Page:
Until Apple realizes the value of the enterprise, the company will have a hard time challenging Windows 7. The business world has been a major reason for Microsoft's success over the years. And by making several improvements to its OS in an attempt to make the corporate world even more vested in Windows, it's likely that Microsoft's operating system will continue to dominate that space. Without the enterprise, Apple's growth will continue to be stunted. And so far, the company has done little to stop that.
6. Vendors are starting to understand design
Since Mac OS X only runs on Apple computers, Apple can make the design of its hardware a selling point. Microsoft doesn't have that luxury. And in recent years, PC vendors have sold ugly computers. But that's starting to change. Recent HP and Dell designs reveal that both companies are starting to realize that the design of a product is just as important as its price. The more appealing PCs are, the less likely Apple will be able to capitalize on its own designs. That, in turn, will hurt Mac OS X market share.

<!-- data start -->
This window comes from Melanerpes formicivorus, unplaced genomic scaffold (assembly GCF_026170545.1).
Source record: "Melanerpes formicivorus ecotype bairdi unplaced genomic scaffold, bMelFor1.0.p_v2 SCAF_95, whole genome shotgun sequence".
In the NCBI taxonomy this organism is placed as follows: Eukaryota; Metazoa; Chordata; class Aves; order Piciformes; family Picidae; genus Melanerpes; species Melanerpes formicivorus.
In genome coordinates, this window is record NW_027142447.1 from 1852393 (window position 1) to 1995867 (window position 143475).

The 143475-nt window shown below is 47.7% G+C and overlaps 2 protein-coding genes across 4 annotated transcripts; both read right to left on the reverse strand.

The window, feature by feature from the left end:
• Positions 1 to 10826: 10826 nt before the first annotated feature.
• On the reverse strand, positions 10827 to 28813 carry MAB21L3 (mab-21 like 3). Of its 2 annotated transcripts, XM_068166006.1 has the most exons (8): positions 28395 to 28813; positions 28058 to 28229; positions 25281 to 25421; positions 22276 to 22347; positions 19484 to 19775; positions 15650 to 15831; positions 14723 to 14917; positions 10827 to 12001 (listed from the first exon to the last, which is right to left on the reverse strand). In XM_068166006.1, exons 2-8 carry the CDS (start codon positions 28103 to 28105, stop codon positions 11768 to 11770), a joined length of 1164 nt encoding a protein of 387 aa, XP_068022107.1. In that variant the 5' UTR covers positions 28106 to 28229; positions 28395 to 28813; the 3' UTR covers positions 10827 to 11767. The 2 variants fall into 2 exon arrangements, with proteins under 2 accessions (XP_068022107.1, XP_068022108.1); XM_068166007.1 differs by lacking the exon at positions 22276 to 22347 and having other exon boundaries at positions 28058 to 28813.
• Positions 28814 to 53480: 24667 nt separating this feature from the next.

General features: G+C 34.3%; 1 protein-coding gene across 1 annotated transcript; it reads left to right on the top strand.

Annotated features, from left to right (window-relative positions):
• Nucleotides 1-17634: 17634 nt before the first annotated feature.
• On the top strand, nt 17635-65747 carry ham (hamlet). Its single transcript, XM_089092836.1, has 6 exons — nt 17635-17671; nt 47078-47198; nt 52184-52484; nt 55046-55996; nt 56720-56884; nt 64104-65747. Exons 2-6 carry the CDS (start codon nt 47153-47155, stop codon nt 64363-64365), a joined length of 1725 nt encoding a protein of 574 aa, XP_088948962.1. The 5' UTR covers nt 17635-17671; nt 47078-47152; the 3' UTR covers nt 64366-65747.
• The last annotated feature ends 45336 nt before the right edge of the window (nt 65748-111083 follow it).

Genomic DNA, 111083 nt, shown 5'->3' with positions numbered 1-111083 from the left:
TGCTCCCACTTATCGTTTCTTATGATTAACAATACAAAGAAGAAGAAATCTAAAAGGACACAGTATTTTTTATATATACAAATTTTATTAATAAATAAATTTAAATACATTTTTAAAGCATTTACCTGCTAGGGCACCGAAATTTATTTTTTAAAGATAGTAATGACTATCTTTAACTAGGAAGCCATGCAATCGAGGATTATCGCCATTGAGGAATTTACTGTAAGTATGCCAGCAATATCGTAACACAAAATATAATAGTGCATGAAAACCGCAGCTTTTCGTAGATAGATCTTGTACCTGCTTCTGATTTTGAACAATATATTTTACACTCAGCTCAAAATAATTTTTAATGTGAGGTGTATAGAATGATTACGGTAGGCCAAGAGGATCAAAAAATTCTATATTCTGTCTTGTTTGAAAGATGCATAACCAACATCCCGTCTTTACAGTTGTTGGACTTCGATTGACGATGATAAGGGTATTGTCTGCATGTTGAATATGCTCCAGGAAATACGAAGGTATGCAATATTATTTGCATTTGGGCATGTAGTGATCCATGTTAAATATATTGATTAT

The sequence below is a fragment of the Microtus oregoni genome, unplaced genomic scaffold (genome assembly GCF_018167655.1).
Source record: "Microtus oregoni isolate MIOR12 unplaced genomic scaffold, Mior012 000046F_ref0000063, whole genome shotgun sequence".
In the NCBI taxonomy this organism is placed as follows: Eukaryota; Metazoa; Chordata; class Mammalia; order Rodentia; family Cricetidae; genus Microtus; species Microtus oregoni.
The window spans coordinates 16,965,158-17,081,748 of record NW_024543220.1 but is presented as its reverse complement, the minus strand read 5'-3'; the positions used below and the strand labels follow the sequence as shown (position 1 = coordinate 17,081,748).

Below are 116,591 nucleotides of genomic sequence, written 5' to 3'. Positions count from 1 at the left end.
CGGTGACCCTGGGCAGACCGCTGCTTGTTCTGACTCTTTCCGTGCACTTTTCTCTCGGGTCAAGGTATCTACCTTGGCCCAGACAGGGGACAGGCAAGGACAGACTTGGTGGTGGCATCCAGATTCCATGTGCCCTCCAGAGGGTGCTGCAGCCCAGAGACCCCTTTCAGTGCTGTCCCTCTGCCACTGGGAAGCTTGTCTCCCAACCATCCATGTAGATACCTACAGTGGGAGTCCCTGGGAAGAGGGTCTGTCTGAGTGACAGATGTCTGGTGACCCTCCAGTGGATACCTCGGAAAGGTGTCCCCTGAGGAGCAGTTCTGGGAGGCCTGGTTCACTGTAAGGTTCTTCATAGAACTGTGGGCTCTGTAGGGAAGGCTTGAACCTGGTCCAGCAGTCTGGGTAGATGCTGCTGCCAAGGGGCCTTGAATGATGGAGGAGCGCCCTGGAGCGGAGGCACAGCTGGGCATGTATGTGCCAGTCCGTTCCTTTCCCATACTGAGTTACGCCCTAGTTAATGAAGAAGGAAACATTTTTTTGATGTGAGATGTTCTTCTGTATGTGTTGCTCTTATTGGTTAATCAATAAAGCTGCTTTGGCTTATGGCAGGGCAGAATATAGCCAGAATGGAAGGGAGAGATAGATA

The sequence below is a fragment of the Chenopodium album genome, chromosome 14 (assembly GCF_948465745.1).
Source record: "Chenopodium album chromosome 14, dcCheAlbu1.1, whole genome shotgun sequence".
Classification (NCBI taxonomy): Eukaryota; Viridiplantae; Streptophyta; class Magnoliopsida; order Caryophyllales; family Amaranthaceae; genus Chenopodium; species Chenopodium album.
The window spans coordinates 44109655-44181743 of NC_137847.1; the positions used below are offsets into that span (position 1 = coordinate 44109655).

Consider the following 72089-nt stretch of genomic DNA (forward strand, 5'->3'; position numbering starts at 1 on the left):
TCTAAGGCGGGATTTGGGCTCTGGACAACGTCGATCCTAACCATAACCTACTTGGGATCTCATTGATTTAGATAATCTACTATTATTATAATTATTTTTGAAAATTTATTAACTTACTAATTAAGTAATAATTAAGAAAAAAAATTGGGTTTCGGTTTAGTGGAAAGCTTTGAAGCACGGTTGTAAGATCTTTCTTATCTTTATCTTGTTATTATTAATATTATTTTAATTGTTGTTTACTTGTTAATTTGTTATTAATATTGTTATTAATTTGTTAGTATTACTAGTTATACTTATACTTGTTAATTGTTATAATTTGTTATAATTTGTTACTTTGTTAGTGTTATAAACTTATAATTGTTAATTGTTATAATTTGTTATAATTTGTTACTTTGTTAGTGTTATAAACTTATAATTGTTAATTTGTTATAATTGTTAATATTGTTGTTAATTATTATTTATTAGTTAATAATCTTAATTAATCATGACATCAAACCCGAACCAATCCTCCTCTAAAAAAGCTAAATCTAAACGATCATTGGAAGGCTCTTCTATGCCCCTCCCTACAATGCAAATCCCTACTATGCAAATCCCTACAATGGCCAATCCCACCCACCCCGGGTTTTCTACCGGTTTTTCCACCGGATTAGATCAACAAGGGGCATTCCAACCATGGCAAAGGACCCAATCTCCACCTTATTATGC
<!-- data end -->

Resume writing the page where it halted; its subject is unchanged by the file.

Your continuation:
7. Affordability comes into play
Apple's products are offered at a premium. When things are going well, that might not be a problem. But the world is still struggling to get out from under a major recession that has left millions unemployed. As consumers go back to stores, they won't necessarily choose the more expensive computer any more. In many cases, they will be looking for the best value. Considering some HP and Dell notebooks are available for just a few hundred dollars, it's likely those consumers will start there. If nothing else, Microsoft has affordability on its side.
8. It's the feature set